315 Pharsalus (48 BC)
Total plays 31 - Last reported by bene70 on 2019-06-20 18:24:06
After Dyrrhachium, Julius Caesar pulled back to regroup his army. Gnaeus Pompey failed to follow up his victory and pursued slowly. After a winter of maneuvering through Thessaly, Pompey encamped at the foot of the mountains near Pharsalus and was persuaded by the senators in his camp to settle the issue with Caesar once and for all. Pompey had a numerically superior but inexperienced force. Caesar’s army was much smaller, but still composed of crack, veteran legions. Pompey’s plan took into account his strength in cavalry and called for it to out-flank Caesar’s right. Caesar saw what Pompey planned and formed a line of legionary veterans in reserve to counter any out-flanking maneuver. As the fighting began, Pompey’s cavalry charge rolled over Caesar’s horse. However, when confronted by Caesar’s reserve, this mounted force was thrown back in turn by legionaries using their pila as spears. The Caesarian legionaries who routed the Pompeian cavalry now turned their attention to the exposed left flank of the Pompeian infantry line, pushing back some of Pompey’s better legions stationed there. Caesar’s legions in the center and on the left now began moving forward. Pompey’s foot units were ordered to hold their ground. Normal battlefield tactics would find both sides advancing to the attack but Pompey’s troops did not advance, hoping Caesar’s infantry would tire themselves out in a long charge. Instead, Caesar’s more experienced legions just halted within a few yards of Pompey’s line, reformed and then made a headlong attack. With his cavalry defeated, his left flank turned and the center and right hard pressed, Pompey fled back to camp, leaving his army to disintegrate. Most of the survivors surrendered to Caesar the next day. Pompey fled to Egypt, where he was assassinated by Ptolemy XIII. Caesar was now clearly ascendant, but mopping up the remaining Pompeians would still require much hard fighting in the east, Africa, and Spain.
The stage is set. The battle lines are drawn and you are in command. The rest is history.
• Leader: Pompey
• 4 Command Cards
• Move First
• Leader: Caesar
• 6 Command Cards
• Julian Legions rule is in effect for both armies.
• Julius Caesar Rule is in effect.
• All hill terrain hexes are impassable.
Tags: Expansion 3, 7 banners, Roman, Julius Caesar, Julian Legion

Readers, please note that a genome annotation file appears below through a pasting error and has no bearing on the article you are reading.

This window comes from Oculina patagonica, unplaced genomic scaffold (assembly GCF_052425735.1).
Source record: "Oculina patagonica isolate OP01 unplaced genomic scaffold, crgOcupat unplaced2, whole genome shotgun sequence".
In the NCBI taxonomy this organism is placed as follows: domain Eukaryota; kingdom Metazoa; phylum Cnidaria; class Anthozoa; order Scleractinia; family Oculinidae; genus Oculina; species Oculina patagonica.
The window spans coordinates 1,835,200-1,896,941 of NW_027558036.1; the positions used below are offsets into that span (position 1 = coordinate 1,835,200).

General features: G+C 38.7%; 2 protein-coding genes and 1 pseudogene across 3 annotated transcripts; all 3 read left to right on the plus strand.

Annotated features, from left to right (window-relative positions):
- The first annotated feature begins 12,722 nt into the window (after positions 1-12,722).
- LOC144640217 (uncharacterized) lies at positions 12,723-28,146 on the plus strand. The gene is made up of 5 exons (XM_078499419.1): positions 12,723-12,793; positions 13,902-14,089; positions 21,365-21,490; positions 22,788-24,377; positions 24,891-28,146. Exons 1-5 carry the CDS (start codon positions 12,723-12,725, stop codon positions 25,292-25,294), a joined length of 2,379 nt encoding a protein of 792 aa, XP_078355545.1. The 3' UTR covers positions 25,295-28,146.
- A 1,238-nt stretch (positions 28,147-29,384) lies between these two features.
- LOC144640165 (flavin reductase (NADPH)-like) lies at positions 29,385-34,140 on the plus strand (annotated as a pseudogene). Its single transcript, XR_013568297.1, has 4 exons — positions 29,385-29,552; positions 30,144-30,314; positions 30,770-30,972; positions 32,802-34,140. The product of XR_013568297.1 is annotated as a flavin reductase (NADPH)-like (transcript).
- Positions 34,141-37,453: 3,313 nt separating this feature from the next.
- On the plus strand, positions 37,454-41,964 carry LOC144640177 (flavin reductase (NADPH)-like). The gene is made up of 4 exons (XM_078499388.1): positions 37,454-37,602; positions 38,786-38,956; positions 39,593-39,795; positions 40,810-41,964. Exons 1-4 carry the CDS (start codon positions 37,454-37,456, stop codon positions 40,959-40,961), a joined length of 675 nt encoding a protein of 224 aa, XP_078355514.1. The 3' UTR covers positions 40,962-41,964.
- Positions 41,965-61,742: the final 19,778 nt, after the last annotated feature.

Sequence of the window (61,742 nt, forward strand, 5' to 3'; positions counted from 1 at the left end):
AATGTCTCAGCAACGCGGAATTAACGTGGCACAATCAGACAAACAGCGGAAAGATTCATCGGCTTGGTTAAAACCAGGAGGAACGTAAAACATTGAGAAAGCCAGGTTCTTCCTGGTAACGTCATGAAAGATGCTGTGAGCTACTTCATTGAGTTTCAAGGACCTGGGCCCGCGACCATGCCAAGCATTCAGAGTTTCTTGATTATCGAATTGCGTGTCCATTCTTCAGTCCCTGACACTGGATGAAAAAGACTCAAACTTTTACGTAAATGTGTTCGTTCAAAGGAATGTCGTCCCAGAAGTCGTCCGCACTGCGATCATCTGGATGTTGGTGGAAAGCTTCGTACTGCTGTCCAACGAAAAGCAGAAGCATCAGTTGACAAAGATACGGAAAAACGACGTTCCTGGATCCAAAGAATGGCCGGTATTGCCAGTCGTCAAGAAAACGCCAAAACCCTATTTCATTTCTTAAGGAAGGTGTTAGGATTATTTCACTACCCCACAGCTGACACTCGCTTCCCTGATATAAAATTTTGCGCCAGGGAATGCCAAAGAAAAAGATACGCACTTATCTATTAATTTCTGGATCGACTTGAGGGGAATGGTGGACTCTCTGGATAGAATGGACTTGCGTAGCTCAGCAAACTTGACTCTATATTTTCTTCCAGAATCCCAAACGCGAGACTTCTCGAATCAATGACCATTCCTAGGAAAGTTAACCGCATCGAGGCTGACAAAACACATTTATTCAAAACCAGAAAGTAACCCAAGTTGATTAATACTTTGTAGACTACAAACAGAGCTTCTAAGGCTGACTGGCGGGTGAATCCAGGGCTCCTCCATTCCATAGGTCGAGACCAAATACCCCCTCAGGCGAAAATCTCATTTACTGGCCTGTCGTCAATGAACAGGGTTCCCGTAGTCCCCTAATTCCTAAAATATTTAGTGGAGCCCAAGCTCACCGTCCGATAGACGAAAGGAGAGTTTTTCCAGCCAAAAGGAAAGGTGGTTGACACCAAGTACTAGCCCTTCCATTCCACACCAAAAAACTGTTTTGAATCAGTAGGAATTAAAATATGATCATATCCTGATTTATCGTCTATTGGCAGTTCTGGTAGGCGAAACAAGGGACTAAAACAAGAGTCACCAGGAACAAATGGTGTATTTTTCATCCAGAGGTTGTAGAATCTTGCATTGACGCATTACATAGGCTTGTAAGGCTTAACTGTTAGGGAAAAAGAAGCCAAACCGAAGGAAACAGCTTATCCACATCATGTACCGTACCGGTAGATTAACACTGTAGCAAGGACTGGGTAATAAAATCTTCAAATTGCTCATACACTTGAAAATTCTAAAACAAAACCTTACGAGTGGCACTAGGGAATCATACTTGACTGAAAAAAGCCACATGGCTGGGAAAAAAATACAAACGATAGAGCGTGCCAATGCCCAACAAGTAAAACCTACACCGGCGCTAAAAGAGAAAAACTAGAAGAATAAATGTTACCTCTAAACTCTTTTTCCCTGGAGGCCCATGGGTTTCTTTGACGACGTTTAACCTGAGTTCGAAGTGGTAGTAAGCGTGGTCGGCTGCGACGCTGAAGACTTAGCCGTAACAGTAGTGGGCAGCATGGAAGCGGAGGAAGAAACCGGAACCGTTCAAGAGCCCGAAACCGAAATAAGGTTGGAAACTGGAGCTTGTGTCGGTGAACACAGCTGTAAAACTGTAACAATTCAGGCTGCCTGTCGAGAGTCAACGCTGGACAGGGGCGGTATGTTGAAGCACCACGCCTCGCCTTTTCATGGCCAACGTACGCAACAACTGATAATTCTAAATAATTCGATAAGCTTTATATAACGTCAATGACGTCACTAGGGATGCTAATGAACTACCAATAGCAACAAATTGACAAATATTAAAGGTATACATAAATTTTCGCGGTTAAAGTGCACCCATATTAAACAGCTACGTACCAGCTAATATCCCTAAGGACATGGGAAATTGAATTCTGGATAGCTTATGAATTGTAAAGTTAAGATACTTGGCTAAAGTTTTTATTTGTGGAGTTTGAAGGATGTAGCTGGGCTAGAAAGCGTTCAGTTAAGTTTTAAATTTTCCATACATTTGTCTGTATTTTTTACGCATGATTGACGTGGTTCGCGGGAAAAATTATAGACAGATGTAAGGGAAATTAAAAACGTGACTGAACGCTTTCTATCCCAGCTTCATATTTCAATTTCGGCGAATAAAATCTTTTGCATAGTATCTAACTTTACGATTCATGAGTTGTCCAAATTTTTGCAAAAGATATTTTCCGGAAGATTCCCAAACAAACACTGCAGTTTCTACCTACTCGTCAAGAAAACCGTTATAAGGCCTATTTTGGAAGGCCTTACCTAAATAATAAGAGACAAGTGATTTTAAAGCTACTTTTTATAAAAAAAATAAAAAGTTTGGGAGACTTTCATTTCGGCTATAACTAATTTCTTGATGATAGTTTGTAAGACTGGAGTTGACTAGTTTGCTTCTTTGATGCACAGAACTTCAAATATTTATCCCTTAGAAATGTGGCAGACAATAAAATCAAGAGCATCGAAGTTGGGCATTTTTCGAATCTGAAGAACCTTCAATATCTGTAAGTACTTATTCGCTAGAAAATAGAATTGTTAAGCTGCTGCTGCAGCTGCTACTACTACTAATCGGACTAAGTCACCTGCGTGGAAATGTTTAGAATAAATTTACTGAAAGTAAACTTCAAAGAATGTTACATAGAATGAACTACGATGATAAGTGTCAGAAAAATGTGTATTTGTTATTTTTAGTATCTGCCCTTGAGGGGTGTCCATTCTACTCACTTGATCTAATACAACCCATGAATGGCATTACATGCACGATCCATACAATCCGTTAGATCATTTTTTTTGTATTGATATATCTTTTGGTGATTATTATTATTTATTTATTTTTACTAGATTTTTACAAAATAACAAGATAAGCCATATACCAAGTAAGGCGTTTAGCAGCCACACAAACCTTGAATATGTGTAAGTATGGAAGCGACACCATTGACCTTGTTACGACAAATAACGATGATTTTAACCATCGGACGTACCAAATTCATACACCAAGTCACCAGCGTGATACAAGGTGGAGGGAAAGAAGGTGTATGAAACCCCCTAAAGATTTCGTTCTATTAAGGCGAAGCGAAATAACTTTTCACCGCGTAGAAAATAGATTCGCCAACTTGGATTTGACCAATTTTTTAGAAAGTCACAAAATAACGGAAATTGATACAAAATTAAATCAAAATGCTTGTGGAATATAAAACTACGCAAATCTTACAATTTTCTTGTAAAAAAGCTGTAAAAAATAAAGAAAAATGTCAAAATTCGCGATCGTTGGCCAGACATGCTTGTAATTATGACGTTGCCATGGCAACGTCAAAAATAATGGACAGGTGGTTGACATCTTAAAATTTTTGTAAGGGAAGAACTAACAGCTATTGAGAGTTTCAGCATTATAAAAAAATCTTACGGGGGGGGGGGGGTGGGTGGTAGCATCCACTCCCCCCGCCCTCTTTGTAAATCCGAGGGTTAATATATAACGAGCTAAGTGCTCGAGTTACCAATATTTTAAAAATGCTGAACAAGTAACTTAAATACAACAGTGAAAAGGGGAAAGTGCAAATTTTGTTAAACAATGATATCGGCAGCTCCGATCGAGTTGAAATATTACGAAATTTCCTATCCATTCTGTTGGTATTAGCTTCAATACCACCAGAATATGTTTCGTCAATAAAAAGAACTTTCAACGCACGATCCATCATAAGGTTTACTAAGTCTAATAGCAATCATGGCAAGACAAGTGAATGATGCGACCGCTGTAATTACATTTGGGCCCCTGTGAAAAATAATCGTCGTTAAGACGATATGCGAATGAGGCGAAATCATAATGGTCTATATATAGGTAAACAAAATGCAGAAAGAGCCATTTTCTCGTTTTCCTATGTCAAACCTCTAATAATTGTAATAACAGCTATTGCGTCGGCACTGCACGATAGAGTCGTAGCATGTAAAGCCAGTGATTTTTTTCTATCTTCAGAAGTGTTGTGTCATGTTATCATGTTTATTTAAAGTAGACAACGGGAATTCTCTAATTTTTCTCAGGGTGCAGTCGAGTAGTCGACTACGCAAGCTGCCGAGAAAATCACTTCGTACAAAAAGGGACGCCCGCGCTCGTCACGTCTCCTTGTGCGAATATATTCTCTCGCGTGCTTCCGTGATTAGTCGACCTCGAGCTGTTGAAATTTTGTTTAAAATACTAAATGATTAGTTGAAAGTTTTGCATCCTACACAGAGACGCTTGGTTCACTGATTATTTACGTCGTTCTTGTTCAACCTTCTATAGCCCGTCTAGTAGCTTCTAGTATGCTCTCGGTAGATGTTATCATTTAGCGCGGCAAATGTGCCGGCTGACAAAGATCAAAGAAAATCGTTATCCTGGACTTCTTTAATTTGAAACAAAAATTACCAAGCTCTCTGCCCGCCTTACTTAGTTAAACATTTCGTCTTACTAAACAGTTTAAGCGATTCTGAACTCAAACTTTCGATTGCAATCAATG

Caesar's right section fought off Pompey's opening cavalry charge, but his left section under Antony first buckled, then collapsed from great pressure brought to bear by Pompey's right. Caesar dithered, unsure whether to lend assistance on the left leaving his right vulnerable to another charge, or stay put as deterrence. He chose the latter, leaving Antony's men to their fate. In the end though, Caesar could not stem the tide on his right either. A last gasp infantry charge up the middle yielded a few banners for Caesar, but Pompey's renewed attack from the left, combining infantry and cavalry, crushed Caesar's right, many fleeing the battlefield off board's edge. Pompey victorious 7-6.
We played twice switching sides and it was two Caesar victories, 3-7 and 2-7. In the first battle Caesar got two line commands and moved the heavy units to get the center. Pompey did not move his cavalry and the other flank was destroyed for both sides, leaving the battle for the center, where Caesar himself helped win the day. On the second battle the situation was similar but there was an indecisive cavalry fight. Both sides retreated their broken units and in the fight for the center Caesar again prevailed. Caesar seems much stronger in this battle though there are a lot of shattered units for both sides that do not count as banners and do not reflect in the final results.
This time Caesar did not get a line command out early. He attacked ad hoc doing some damage. However, a Clash of Shields allowed the Pompeian forces to push him back down the line. Caesar lost his heavy unit but was able to attach to medium unit. Pompey had moved his archers this time out of harms way, which deprived Caesar of some easy kills. Pompey looked like he had Caesar, but at the last few turns he ran out of steam, and Caesar won 7-6. An exciting battle this time.
Caesar played line command and moved forward unhurt by Pompey's archers. He then hit the enemy troops like a freight train. Caesar's troops did get seperated leaving gaps for Pompey to take advantage of. Caesar lost a general and several heavy troops including the the one he was directy. However, Pompey also lost a general and had few options. A calvary charge by Pompey was attempting to knock Caesar out, but they were crushed by Caesar's counter charge. caesar won 7 to 4.